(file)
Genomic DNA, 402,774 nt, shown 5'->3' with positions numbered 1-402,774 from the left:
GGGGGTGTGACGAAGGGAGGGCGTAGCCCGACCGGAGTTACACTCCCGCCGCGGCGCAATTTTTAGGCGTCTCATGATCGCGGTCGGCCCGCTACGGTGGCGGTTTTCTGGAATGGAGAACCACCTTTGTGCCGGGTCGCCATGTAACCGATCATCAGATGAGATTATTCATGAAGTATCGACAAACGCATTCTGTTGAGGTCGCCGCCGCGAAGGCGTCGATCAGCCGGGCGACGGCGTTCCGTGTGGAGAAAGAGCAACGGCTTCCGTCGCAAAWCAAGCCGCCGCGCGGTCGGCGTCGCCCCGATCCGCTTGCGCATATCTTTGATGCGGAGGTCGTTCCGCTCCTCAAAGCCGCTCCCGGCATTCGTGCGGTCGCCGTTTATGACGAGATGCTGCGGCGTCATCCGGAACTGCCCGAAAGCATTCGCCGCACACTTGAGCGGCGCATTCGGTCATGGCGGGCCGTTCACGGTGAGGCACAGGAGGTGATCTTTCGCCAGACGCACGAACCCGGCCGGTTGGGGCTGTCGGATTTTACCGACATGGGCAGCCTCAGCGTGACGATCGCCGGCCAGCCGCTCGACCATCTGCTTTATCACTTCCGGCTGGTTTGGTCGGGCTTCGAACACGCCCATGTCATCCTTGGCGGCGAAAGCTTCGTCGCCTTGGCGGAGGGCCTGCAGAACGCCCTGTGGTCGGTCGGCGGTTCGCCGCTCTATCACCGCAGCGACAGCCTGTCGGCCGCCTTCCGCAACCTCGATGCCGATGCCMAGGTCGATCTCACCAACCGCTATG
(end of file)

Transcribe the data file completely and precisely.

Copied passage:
Genomic DNA, 402,774 nt, shown 5'->3' with positions numbered 1-402,774 from the left:
GGGGGTGTGACGAAGGGAGGGCGTAGCCCGACCGGAGTTACACTCCCGCCGCGGCGCAATTTTTAGGCGTCTCATGATCGCGGTCGGCCCGCTACGGTGGCGGTTTTCTGGAATGGAGAACCACCTTTGTGCCGGGTCGCCATGTAACCGATCATCAGATGAGATTATTCATGAAGTATCGACAAACGCATTCTGTTGAGGTCGCCGCCGCGAAGGCGTCGATCAGCCGGGCGACGGCGTTCCGTGTGGAGAAAGAGCAACGGCTTCCGTCGCAAAWCAAGCCGCCGCGCGGTCGGCGTCGCCCCGATCCGCTTGCGCATATCTTTGATGCGGAGGTCGTTCCGCTCCTCAAAGCCGCTCCCGGCATTCGTGCGGTCGCCGTTTATGACGAGATGCTGCGGCGTCATCCGGAACTGCCCGAAAGCATTCGCCGCACACTTGAGCGGCGCATTCGGTCATGGCGGGCCGTTCACGGTGAGGCACAGGAGGTGATCTTTCGCCAGACGCACGAACCCGGCCGGTTGGGGCTGTCGGATTTTACCGACATGGGCAGCCTCAGCGTGACGATCGCCGGCCAGCCGCTCGACCATCTGCTTTATCACTTCCGGCTGGTTTGGTCGGGCTTCGAACACGCCCATGTCATCCTTGGCGGCGAAAGCTTCGTCGCCTTGGCGGAGGGCCTGCAGAACGCCCTGTGGTCGGTCGGCGGTTCGCCGCTCTATCACCGCAGCGACAGCCTGTCGGCCGCCTTCCGCAACCTCGATGCCGATGCCMAGGTCGATCTCACCAACCGCTATG